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This article is part of our Essential Guide: Unified communications technology basics

PSTN vs. VoIP: What's best for your business?

Companies are struggling with whether or not to ditch their PSTNs for VoIP. This chart offers a feature-by-feature comparative look at the services.

An increasing number of businesses are opting to replace their Public Switched Telephone Networks (PSTNs) for cheaper VoIP alternatives, but the PSTN vs. VoIP debate is still going strong. Internet telephony was associated with performance issues when VoIP first appeared on the scene and was notorious for dropped calls and poor call quality. Significant strides have been made in the world of VoIP, however, and there are plenty of reasons why making the change could be helpful. Areas where VoIP currently has a leg-up on PSTN include advantages in scalability, cost and special feature availability.

On the other hand, many enterprises want to stick with their plain old telephone service (POTS), (service that runs over the PSTN). The well-known technology has built-in reliability, security and emergency location services. Just because something is plain and old doesn't necessarily mean it's time to rip and replace.

Are you still on the fence about whether or not to make the switch? Our tech-comparison helps you weigh the pros and cons. It's not easy to give up your trusty legacy phone system, but our tech-comparison can help you decide one way or the other.

PSTN vs. VoIP: Feature-by-feature comparison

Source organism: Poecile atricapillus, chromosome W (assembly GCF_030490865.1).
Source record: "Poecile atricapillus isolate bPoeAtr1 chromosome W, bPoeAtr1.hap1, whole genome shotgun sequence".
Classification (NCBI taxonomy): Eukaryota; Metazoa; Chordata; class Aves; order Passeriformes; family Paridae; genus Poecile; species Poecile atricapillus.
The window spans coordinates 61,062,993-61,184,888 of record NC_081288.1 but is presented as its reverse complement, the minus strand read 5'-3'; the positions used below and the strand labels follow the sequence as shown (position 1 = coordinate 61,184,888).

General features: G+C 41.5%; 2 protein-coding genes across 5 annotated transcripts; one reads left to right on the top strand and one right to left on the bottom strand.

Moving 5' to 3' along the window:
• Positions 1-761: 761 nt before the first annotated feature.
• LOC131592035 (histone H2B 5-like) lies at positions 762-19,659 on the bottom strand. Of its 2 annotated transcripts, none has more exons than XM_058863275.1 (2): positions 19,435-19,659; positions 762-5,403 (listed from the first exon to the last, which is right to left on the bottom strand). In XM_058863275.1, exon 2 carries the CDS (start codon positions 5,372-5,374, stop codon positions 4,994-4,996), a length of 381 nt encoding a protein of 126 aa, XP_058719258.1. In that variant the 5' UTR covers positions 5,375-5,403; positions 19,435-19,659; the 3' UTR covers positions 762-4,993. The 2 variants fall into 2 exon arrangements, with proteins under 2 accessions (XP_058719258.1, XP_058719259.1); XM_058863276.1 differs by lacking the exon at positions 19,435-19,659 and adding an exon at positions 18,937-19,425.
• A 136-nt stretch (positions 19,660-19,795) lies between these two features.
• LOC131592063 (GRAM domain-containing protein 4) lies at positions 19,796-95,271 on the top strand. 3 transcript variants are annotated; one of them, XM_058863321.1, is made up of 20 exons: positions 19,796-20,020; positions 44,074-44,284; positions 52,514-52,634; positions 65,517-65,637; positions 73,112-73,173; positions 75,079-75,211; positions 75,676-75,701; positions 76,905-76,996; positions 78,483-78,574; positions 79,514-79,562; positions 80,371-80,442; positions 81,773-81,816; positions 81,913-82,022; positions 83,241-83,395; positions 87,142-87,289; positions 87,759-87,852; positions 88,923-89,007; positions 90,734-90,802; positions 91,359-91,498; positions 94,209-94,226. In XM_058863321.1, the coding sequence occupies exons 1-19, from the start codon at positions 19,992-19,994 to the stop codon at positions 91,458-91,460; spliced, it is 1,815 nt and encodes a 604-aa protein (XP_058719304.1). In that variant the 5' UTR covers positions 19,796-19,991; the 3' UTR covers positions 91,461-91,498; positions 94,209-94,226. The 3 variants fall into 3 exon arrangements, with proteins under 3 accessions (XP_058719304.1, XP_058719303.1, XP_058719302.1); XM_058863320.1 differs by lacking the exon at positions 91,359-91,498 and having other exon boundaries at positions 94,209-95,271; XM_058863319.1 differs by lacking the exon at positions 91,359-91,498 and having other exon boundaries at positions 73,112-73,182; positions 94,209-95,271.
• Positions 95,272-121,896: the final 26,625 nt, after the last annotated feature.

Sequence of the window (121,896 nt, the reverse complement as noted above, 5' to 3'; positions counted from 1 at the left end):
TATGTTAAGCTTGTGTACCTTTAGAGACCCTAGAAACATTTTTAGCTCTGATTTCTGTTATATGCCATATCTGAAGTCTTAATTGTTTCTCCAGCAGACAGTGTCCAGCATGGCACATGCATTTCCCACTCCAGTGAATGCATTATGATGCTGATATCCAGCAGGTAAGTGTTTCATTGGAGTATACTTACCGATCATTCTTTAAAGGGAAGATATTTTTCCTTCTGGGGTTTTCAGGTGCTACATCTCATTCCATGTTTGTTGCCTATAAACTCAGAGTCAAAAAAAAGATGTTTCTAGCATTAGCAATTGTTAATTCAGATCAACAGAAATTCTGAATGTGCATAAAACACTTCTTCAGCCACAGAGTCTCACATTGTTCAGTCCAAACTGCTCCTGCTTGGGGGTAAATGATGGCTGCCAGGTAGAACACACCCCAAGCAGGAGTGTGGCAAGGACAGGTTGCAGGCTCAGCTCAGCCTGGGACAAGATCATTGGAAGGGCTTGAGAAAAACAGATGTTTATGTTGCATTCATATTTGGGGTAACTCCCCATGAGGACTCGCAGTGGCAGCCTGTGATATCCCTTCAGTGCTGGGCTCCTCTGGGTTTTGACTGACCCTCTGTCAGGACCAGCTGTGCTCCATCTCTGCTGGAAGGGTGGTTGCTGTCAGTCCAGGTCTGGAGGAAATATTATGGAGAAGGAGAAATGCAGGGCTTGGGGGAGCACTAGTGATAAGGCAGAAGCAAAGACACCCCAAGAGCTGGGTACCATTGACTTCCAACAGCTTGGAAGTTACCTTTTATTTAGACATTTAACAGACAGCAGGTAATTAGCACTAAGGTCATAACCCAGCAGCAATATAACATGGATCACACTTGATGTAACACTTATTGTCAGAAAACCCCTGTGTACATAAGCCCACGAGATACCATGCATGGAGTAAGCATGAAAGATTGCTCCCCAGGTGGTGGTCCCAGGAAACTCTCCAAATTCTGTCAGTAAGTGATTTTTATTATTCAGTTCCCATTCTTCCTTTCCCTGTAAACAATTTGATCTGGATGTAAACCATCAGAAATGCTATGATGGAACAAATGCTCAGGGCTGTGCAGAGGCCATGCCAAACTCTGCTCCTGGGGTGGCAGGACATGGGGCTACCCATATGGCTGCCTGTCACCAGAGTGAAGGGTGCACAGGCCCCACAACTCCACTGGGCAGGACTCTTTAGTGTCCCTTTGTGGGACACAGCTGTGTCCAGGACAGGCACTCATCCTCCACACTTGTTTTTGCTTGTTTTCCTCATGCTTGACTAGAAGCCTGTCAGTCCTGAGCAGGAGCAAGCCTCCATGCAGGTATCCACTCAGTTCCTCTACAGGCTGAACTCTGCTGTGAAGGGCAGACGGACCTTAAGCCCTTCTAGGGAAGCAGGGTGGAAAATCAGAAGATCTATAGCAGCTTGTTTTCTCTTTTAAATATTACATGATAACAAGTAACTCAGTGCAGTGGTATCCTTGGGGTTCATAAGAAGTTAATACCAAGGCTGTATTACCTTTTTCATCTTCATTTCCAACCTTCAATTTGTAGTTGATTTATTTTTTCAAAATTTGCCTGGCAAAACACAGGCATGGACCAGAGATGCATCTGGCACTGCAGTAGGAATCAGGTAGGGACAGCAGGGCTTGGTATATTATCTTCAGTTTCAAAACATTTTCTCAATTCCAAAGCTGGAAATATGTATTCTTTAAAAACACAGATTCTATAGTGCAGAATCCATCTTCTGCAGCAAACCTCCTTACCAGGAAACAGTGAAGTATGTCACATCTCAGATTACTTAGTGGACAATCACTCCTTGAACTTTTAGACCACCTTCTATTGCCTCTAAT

Feature VoIP PSTN
Connectivity type Internet connectivity Dedicated telephone lines
Required bandwidth Requires about 10 Kbps in each direction Typically requires 64 Kbps in each direction
Pricing Free VoIP-to-VoIP calling (local and international), but calls to mobile and landline phones have nominal subscription fees of around 1.2 cents to 2.6 cents a minute. No free calls can be made. Costly international calling. Monthly phone plans usually cost around $25 to $30 per month depending on service provider.
Scalability Upgrades usually require more bandwidth and simple software updates. Upgrades require purchasing more hardware and dedicated lines, which can be very complex and costly.
Remote extensions This feature is typically standard. This feature typically requires dedicated lines for each extension and is very pricey.
Business continuity/disaster recovery Service terminates when Internet connectivity (power) is lost. Organizations must have a VoIP disaster recovery plan. Service usually remains active during power outages because phone jacks do not require electricity. But cordless phones do and would be unusable.
Call waiting Most VoIP options offer free call waiting, such as Google Voice and Skype. Available at extra cost
Call forwarding Some VoIP options provide free call forwarding (Google Voice), while others offer it for an extra fee or through a subscription (Skype). Available at extra cost
Call transferring Some VoIP options provide free call transferring (Google Voice), while others do not support call transferring at all (Skype). Available at extra cost
Emergency calling Depends on the service, but emergency calling is usually not provided by VoIP or is very limited (Skype). 911 calls are also typically untraceable. Emergency calling is enabled, and services are traceable to location.

Did you decide VoIP is right for you? Check out our Skype vs. Google Voice tech-comparison.

This was last published in March 2013

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